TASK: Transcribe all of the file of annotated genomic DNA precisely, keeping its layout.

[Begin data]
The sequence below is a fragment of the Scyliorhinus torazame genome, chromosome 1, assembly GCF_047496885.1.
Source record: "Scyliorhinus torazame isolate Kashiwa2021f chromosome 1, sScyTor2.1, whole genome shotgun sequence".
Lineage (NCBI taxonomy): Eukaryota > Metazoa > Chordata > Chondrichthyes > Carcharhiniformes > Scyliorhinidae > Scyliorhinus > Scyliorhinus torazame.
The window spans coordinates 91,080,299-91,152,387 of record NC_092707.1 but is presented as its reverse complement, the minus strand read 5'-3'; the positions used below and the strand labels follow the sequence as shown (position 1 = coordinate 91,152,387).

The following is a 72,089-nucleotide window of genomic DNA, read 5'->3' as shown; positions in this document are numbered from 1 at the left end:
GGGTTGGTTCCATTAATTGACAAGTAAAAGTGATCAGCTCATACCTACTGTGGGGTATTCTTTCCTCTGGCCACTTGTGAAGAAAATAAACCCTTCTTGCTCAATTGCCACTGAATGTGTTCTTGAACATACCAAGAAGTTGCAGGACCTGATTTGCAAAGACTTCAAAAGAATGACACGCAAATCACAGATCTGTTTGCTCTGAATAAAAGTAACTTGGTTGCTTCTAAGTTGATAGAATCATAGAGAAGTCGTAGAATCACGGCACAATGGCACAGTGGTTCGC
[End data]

The sequence below is a fragment of the Scyliorhinus torazame genome, chromosome 1, assembly GCF_047496885.1.
Source record: "Scyliorhinus torazame isolate Kashiwa2021f chromosome 1, sScyTor2.1, whole genome shotgun sequence".
Lineage (NCBI taxonomy): Eukaryota > Metazoa > Chordata > Chondrichthyes > Carcharhiniformes > Scyliorhinidae > Scyliorhinus > Scyliorhinus torazame.
The window spans coordinates 91,080,299-91,152,387 of record NC_092707.1 but is presented as its reverse complement, the minus strand read 5'-3'; the positions used below and the strand labels follow the sequence as shown (position 1 = coordinate 91,152,387).

The following is a 72,089-nucleotide window of genomic DNA, read 5'->3' as shown; positions in this document are numbered from 1 at the left end:
GGGTTGGTTCCATTAATTGACAAGTAAAAGTGATCAGCTCATACCTACTGTGGGGTATTCTTTCCTCTGGCCACTTGTGAAGAAAATAAACCCTTCTTGCTCAATTGCCACTGAATGTGTTCTTGAACATACCAAGAAGTTGCAGGACCTGATTTGCAAAGACTTCAAAAGAATGACACGCAAATCACAGATCTGTTTGCTCTGAATAAAAGTAACTTGGTTGCTTCTAAGTTGATAGAATCATAGAGAAGTCGTAGAATCACGGCACAATGGCACAGTGGTTCGC